LYNDA DEAN shakes her head in disbelief that the European Union (EU) is considering a ban on medicinal tea-tree oil.

The EU commission has raised concerns tea-tree oil causes adverse skin reactions in some people.

If implemented, the EU ban could decimate the Northern Rivers' $40 million tea-tree industry and the Deans.

Lynda Dean, together with husband Christopher Dean, has a financial interest in Australia's largest tea-tree oil products manufacturer and exporter, TP Health Ltd (formerly Thursday Plantation) at Ballina.

They set up the nation's first large-scale tea-tree plantation in the 1970s.

Now they run an $18 million export business selling products to 30 countries. Yesterday, Mr Dean led a team of Australian industry representatives to urgent meetings in London with 80 people from cosmetic and pharmaceutical companies, who use tea tree oil in their products, concerned about the impact of the possible EU ban.

His lobbying team will fly to Brussels to meet the EU commission later this week.

A concerned Mrs Dean said the EU's move to ban tea-tree oil could potentially spiral out of control to include markets in the US and Canada.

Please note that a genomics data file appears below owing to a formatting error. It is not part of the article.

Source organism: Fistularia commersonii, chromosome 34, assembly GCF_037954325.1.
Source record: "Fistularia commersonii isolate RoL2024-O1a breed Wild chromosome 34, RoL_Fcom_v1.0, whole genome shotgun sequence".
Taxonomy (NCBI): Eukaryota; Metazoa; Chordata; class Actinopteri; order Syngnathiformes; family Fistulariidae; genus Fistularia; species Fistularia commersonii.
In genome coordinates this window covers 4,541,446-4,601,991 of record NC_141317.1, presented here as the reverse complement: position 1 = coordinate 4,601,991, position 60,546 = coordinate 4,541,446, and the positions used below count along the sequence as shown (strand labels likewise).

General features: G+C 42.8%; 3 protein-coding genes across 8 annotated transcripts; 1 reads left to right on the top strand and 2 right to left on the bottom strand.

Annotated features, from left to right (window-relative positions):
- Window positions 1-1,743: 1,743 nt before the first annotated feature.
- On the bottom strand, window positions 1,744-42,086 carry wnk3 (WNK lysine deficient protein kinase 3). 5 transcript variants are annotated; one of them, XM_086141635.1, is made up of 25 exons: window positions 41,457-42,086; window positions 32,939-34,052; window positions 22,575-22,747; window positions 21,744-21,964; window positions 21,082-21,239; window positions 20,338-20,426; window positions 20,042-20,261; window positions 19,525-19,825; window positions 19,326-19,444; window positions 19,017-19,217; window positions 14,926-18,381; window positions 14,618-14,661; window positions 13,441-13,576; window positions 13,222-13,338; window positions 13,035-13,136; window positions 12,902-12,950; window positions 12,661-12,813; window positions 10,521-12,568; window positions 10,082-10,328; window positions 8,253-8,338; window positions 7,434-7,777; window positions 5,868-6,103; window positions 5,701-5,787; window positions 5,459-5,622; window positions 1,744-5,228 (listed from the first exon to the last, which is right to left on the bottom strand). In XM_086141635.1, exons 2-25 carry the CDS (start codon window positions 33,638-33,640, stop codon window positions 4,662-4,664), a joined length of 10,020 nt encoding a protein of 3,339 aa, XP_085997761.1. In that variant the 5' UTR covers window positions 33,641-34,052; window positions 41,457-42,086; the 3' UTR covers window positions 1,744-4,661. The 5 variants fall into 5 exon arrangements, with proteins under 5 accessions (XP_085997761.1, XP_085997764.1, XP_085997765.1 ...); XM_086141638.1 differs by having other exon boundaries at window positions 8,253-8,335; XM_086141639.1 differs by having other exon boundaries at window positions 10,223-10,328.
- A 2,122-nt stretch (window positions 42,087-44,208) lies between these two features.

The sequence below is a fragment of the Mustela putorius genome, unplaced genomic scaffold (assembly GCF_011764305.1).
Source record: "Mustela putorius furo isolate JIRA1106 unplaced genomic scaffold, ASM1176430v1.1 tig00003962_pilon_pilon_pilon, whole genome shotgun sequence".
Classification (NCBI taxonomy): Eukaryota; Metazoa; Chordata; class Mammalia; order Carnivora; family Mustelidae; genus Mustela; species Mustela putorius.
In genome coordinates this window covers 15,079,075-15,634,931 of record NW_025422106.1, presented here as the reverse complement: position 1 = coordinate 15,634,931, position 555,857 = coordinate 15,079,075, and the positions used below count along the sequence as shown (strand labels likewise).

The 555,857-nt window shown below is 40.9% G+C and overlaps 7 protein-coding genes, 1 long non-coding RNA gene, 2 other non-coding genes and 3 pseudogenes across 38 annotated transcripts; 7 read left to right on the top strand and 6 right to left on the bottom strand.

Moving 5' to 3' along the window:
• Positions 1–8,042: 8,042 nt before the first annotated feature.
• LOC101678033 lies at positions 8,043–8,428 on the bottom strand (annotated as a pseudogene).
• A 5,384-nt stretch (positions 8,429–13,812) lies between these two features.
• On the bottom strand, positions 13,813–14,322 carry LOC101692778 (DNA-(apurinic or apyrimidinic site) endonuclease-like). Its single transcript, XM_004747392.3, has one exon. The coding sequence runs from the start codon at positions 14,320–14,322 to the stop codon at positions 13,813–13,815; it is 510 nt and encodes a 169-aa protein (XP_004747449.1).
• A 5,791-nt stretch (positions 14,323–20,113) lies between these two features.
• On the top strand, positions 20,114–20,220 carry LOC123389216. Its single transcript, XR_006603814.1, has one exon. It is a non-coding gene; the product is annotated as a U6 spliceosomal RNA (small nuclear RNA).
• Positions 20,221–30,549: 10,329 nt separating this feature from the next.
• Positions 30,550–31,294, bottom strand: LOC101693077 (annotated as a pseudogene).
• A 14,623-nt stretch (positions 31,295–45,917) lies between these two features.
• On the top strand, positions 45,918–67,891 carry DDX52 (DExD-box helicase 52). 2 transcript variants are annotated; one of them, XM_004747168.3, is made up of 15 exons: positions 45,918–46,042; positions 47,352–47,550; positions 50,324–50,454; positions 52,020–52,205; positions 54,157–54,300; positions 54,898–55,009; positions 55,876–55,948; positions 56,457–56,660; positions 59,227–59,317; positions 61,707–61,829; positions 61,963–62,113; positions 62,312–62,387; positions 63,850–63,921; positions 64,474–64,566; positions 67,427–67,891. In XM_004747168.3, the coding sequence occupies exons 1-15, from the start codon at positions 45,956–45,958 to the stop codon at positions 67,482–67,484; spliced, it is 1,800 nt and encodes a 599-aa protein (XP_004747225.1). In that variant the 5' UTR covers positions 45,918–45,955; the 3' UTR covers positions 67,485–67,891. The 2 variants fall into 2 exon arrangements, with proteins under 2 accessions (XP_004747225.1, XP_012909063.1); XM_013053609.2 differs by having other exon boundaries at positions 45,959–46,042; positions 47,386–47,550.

She said clinical trials have proven teatree oil to be anti-bac- terial and anti-fungal.

Her company got wind of the proposed ban about six months ago and has been meeting with government and industry representatives to plan a response ever since.

The EU concerns stemmed from a handful of Danish citizens who complained after getting an adverse skin reaction from a particular batch of tea-tree oil which was not manufactured in Australia, Mrs Dean said.

Their complaints led to the EU commission investigation and a threat to ban sales of tea-tree products containing more than 1 per cent of tea- tree oil ? considered to be a minimum therapeutic level.

The EU commission has called on the industry to provide comprehensive scientific research and extensive animal testing to prove tea-tree oil is safe to use.

"They are not satisfied with the evidence of over 70 years of safe human use in Australia and countless clinical trials proving both its effectiveness and safety," Mrs Dean said.

"We have sold 2.5 million units of teatree oil over 20 years with only 19 recorded instances of any kind of skin irritation. It would cost the industry around $3 million to undertake the kind of testing required."

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